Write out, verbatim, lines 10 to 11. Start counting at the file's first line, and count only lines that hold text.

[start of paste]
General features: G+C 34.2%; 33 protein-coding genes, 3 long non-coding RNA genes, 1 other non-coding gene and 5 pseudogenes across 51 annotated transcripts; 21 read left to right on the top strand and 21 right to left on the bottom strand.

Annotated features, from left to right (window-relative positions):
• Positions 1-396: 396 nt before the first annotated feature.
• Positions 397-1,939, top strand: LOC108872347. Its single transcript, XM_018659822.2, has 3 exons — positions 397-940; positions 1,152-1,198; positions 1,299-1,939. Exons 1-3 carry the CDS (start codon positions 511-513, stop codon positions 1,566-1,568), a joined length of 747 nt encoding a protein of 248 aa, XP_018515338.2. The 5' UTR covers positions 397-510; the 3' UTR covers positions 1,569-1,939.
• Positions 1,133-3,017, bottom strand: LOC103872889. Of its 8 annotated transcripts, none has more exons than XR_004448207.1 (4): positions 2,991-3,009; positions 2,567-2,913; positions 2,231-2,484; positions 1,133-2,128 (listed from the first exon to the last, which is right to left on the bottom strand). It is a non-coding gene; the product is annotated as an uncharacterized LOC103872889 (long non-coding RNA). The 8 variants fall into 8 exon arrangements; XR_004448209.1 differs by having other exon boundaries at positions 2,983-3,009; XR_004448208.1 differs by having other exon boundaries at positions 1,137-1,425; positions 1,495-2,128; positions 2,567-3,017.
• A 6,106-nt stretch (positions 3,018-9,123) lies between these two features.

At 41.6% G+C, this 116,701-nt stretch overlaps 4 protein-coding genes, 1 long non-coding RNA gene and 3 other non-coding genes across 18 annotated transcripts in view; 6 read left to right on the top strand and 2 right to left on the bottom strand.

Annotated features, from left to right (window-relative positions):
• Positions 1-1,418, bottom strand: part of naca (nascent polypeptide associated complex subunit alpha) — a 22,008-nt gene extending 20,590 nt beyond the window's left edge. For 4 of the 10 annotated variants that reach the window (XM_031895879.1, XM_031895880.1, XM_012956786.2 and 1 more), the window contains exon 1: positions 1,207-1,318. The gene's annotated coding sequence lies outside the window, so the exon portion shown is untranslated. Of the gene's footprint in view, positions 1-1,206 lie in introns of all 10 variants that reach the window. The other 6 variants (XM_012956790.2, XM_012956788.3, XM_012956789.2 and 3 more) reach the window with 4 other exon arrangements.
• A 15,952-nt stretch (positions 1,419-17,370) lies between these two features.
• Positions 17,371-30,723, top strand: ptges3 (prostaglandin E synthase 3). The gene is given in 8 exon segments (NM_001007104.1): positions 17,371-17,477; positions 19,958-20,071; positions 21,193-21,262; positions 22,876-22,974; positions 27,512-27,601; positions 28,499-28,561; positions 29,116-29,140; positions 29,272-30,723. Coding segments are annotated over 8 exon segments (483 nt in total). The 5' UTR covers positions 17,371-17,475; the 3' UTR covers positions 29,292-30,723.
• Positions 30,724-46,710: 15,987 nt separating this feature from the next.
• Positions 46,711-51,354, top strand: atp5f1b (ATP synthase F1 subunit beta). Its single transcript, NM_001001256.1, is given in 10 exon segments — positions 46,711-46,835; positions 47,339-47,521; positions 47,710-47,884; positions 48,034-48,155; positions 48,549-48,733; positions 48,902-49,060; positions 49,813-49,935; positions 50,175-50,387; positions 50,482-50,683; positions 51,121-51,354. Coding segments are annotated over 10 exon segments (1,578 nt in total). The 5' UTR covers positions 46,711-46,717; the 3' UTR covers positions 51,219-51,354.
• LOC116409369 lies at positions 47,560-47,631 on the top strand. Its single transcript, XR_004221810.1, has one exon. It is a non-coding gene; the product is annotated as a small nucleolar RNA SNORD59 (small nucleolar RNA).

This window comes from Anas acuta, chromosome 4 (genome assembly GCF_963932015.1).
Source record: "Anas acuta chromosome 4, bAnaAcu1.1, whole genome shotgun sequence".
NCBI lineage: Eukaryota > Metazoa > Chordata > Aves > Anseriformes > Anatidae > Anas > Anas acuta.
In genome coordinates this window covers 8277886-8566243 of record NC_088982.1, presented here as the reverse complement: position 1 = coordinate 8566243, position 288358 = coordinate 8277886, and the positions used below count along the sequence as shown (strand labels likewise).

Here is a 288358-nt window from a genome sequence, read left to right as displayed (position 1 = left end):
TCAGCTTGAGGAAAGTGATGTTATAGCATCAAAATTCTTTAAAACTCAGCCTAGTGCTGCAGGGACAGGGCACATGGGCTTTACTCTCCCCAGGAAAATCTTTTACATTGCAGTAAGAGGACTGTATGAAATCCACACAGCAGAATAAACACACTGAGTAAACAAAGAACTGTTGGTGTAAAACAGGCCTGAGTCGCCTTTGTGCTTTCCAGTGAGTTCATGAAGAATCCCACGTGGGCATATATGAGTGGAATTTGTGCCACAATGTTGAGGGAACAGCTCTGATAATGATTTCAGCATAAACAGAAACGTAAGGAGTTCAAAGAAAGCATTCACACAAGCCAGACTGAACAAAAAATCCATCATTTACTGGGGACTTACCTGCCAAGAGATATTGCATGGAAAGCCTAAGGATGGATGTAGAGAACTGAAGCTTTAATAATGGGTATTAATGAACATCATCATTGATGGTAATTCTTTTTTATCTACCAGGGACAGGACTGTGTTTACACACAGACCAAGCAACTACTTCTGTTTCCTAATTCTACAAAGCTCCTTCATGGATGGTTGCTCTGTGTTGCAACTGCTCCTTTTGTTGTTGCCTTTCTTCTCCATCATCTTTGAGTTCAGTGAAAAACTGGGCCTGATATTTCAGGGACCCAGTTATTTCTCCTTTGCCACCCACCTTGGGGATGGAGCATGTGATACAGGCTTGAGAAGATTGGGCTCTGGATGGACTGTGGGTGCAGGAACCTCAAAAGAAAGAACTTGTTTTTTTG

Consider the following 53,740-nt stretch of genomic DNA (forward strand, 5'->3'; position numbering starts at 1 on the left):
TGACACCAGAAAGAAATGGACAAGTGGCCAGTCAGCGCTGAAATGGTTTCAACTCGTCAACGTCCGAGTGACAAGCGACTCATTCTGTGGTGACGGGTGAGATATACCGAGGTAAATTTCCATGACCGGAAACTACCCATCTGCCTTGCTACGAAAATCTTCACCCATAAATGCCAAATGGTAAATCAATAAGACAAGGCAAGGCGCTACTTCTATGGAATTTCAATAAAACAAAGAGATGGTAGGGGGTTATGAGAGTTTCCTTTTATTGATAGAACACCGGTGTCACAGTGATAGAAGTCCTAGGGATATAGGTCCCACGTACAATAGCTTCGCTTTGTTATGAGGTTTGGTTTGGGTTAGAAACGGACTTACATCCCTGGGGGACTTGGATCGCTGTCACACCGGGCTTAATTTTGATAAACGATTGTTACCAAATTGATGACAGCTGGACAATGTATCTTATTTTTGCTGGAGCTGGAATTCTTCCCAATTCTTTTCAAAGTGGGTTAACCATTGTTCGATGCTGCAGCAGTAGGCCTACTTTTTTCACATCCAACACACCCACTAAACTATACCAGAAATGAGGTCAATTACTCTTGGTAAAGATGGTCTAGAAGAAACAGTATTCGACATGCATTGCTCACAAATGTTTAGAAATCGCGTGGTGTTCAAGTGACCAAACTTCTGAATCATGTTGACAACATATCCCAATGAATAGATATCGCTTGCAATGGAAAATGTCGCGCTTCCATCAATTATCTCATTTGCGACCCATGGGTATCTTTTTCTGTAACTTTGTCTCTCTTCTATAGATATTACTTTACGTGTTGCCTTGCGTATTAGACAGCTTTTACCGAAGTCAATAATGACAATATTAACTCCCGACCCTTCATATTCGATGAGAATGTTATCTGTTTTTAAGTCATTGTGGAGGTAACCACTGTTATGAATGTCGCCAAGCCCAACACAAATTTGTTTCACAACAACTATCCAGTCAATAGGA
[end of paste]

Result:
• A 15,952-nt stretch (positions 1,419-17,370) lies between these two features.
• Positions 17,371-30,723, top strand: ptges3 (prostaglandin E synthase 3). The gene is given in 8 exon segments (NM_001007104.1): positions 17,371-17,477; positions 19,958-20,071; positions 21,193-21,262; positions 22,876-22,974; positions 27,512-27,601; positions 28,499-28,561; positions 29,116-29,140; positions 29,272-30,723. Coding segments are annotated over 8 exon segments (483 nt in total). The 5' UTR covers positions 17,371-17,475; the 3' UTR covers positions 29,292-30,723.